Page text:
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Malmaison itinerary

 


 


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The coat of arms of Rueil-Malmaison

The coat of arms of Rueil-Malmaison
  

The visit begins at the former town hall, today the Municipal Museum of the History of Rueil-Malmaison. Although the museum in itself rival other grander museums, the building is however a Second Empire structure with the imperial eagle on its facade and it sets the perfect historical tone for this itinerary. For it is a building which witnessed Napoleonic epic at close hand, notably: the arrival of the Bonaparte couple at Malmaison under the Consulate; the improvements and changes made to the property during the Empire; Josephine's return after her divorce; her death and burial; the fate of the Malmaison Estate after her death; and the actions of Napoleon III in favour of the city. "I consider the inhabitants of Rueil as part of my family" declared the Emperor, clearly in reminiscence of the happy childhood days spent with his grandmother at Malmaison. And it was this strong sense of attachment which contributed greatly to the improvement of the quality of life in Rueil under the Second Empire.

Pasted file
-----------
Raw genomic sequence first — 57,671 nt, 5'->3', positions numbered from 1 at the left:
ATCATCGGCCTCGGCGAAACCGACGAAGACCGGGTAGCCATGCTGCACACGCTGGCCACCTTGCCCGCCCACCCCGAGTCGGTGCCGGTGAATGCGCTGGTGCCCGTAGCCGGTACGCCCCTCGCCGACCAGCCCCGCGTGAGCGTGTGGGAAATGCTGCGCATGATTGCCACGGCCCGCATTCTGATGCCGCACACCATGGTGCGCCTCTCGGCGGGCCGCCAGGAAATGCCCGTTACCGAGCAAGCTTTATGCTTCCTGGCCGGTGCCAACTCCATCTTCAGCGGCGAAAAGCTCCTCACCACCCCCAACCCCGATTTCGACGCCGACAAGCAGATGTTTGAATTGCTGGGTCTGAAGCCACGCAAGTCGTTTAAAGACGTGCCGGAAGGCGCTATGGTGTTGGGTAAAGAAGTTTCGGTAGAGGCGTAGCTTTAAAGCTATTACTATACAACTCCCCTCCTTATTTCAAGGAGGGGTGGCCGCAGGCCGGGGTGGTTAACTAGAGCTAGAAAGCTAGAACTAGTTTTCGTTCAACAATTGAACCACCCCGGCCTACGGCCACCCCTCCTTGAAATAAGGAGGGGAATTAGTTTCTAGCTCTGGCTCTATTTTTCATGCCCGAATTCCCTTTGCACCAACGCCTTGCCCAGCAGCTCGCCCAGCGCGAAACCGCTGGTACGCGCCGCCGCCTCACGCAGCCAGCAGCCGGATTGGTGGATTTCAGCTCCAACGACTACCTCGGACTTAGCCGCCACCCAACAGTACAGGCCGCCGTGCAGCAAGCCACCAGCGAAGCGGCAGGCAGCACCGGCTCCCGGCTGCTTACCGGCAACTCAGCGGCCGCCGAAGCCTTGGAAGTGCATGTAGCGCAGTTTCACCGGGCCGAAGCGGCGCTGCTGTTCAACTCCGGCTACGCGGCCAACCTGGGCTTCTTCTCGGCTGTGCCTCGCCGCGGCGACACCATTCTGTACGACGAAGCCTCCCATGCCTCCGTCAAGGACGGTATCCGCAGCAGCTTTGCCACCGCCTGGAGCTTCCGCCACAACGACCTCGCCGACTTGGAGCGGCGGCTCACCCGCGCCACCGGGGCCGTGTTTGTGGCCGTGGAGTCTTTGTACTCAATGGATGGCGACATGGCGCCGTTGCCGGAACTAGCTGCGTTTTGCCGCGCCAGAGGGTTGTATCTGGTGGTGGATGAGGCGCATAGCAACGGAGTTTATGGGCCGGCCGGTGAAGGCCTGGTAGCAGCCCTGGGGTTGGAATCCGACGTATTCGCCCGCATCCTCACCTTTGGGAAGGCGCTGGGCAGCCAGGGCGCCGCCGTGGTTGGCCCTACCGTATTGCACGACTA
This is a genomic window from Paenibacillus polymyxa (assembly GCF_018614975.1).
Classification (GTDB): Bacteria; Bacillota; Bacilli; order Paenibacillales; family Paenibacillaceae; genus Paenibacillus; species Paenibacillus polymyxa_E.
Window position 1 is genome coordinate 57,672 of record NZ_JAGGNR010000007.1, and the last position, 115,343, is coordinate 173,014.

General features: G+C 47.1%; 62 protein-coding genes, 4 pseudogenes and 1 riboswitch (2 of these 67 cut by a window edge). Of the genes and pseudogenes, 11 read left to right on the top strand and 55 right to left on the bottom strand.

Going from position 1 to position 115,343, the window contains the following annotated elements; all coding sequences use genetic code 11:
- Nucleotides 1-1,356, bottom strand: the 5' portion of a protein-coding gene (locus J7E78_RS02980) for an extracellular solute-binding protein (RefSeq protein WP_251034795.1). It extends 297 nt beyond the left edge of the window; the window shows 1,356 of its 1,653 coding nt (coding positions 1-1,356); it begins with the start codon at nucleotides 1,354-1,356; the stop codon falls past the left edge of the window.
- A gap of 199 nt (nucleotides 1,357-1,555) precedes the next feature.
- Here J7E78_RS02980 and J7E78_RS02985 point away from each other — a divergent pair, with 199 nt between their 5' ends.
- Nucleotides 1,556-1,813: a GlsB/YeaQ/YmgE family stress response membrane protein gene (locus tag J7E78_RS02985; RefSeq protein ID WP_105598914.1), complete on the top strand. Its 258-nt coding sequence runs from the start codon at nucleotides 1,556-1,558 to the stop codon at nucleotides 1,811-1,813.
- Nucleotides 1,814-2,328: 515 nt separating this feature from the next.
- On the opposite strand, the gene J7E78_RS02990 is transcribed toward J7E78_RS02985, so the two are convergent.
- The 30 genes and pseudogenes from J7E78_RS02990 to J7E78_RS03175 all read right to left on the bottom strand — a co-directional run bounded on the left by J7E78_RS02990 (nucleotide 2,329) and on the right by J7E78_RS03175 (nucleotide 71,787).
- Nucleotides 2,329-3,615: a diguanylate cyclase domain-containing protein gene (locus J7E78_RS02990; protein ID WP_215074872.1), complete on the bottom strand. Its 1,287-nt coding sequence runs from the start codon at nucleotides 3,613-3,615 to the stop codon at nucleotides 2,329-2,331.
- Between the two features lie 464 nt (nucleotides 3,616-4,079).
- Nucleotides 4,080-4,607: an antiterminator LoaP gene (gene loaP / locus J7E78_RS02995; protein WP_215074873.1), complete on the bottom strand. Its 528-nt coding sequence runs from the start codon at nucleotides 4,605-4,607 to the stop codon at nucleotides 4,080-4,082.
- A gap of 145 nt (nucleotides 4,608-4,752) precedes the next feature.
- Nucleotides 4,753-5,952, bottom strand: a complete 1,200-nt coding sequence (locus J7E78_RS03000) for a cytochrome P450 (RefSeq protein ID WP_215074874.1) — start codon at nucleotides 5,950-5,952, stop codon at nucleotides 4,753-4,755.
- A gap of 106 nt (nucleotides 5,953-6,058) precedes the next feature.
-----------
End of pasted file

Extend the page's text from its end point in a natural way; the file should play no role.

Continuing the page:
On leaving the town hall, take the rue Paul Vaillant-Couturier to the Church Square. Here stands the church of Saint-Pierre-Saint-Paul which, on either side of the chancel, houses the tombs of the Empress Josephine and her daughter, Queen Hortense (Genealogy). Continue by taking the rue Jean Le Coz, across from the church, then the avenue de l'Impératrice Joséphine that leads to the Bois Préau park. Under the Empire, this road was only a large thoroughfare that led directly from the church to the Malmaison Château. Bourienne, one of Napoleon's secretaries, recounts how Bonaparte liked to walk there, and how if the church bells began to ring he would stand stock-still to listen. On reaching the park gates, and before visiting the museum there, turn right onto the avenue de Bois Préau. At the end of this avenue, at the corner with the avenue Napoléon Bonaparte, there is a beautiful building which is today owned by the French Institute of Petroleum. This is the former guard house, originally situated in the outer Malmaison park, and it was used as the stables and to house the cavalry squadron charged with keeping watch over the estate entrance. Built by Percier and Fontaine in 1801, the original structure is intact despite later additions, such as the rotunda on the right. Noteworthy are the pediment decorated with a military trophy and the Ionic pilasters framing the door.